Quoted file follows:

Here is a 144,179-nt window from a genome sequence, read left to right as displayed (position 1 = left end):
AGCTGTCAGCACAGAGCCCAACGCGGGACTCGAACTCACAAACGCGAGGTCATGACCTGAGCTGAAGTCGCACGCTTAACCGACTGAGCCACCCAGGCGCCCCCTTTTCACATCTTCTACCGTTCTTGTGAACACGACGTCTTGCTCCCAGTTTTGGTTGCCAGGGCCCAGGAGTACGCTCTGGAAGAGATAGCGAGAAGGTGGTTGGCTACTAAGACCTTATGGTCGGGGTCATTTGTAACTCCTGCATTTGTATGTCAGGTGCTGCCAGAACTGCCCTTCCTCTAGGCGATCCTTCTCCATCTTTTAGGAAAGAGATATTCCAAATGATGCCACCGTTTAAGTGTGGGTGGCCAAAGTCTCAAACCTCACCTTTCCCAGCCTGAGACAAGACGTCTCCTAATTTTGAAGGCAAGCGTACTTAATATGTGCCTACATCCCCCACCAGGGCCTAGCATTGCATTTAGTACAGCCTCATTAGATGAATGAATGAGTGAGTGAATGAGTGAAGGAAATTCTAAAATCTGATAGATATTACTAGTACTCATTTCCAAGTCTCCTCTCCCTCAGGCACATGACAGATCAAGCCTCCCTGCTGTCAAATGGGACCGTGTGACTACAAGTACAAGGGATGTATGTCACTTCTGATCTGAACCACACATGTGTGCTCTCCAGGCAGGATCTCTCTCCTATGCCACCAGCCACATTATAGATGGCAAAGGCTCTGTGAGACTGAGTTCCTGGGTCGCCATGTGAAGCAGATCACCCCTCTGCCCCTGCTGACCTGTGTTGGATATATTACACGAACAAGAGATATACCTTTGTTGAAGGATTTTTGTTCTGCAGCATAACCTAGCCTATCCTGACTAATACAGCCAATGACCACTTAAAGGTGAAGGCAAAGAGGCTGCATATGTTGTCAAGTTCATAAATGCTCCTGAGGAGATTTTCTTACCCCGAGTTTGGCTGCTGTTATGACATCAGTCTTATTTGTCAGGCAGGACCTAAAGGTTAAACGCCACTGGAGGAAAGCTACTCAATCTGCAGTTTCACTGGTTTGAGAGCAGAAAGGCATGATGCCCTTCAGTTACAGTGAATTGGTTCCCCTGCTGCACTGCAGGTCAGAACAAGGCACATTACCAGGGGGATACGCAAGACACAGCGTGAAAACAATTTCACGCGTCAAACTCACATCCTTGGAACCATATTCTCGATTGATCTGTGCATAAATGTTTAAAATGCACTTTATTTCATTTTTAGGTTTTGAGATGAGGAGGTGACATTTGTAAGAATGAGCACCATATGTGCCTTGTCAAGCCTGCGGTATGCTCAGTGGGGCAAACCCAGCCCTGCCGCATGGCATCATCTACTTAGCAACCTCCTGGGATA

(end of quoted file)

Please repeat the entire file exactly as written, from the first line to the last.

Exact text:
Here is a 144,179-nt window from a genome sequence, read left to right as displayed (position 1 = left end):
AGCTGTCAGCACAGAGCCCAACGCGGGACTCGAACTCACAAACGCGAGGTCATGACCTGAGCTGAAGTCGCACGCTTAACCGACTGAGCCACCCAGGCGCCCCCTTTTCACATCTTCTACCGTTCTTGTGAACACGACGTCTTGCTCCCAGTTTTGGTTGCCAGGGCCCAGGAGTACGCTCTGGAAGAGATAGCGAGAAGGTGGTTGGCTACTAAGACCTTATGGTCGGGGTCATTTGTAACTCCTGCATTTGTATGTCAGGTGCTGCCAGAACTGCCCTTCCTCTAGGCGATCCTTCTCCATCTTTTAGGAAAGAGATATTCCAAATGATGCCACCGTTTAAGTGTGGGTGGCCAAAGTCTCAAACCTCACCTTTCCCAGCCTGAGACAAGACGTCTCCTAATTTTGAAGGCAAGCGTACTTAATATGTGCCTACATCCCCCACCAGGGCCTAGCATTGCATTTAGTACAGCCTCATTAGATGAATGAATGAGTGAGTGAATGAGTGAAGGAAATTCTAAAATCTGATAGATATTACTAGTACTCATTTCCAAGTCTCCTCTCCCTCAGGCACATGACAGATCAAGCCTCCCTGCTGTCAAATGGGACCGTGTGACTACAAGTACAAGGGATGTATGTCACTTCTGATCTGAACCACACATGTGTGCTCTCCAGGCAGGATCTCTCTCCTATGCCACCAGCCACATTATAGATGGCAAAGGCTCTGTGAGACTGAGTTCCTGGGTCGCCATGTGAAGCAGATCACCCCTCTGCCCCTGCTGACCTGTGTTGGATATATTACACGAACAAGAGATATACCTTTGTTGAAGGATTTTTGTTCTGCAGCATAACCTAGCCTATCCTGACTAATACAGCCAATGACCACTTAAAGGTGAAGGCAAAGAGGCTGCATATGTTGTCAAGTTCATAAATGCTCCTGAGGAGATTTTCTTACCCCGAGTTTGGCTGCTGTTATGACATCAGTCTTATTTGTCAGGCAGGACCTAAAGGTTAAACGCCACTGGAGGAAAGCTACTCAATCTGCAGTTTCACTGGTTTGAGAGCAGAAAGGCATGATGCCCTTCAGTTACAGTGAATTGGTTCCCCTGCTGCACTGCAGGTCAGAACAAGGCACATTACCAGGGGGATACGCAAGACACAGCGTGAAAACAATTTCACGCGTCAAACTCACATCCTTGGAACCATATTCTCGATTGATCTGTGCATAAATGTTTAAAATGCACTTTATTTCATTTTTAGGTTTTGAGATGAGGAGGTGACATTTGTAAGAATGAGCACCATATGTGCCTTGTCAAGCCTGCGGTATGCTCAGTGGGGCAAACCCAGCCCTGCCGCATGGCATCATCTACTTAGCAACCTCCTGGGATA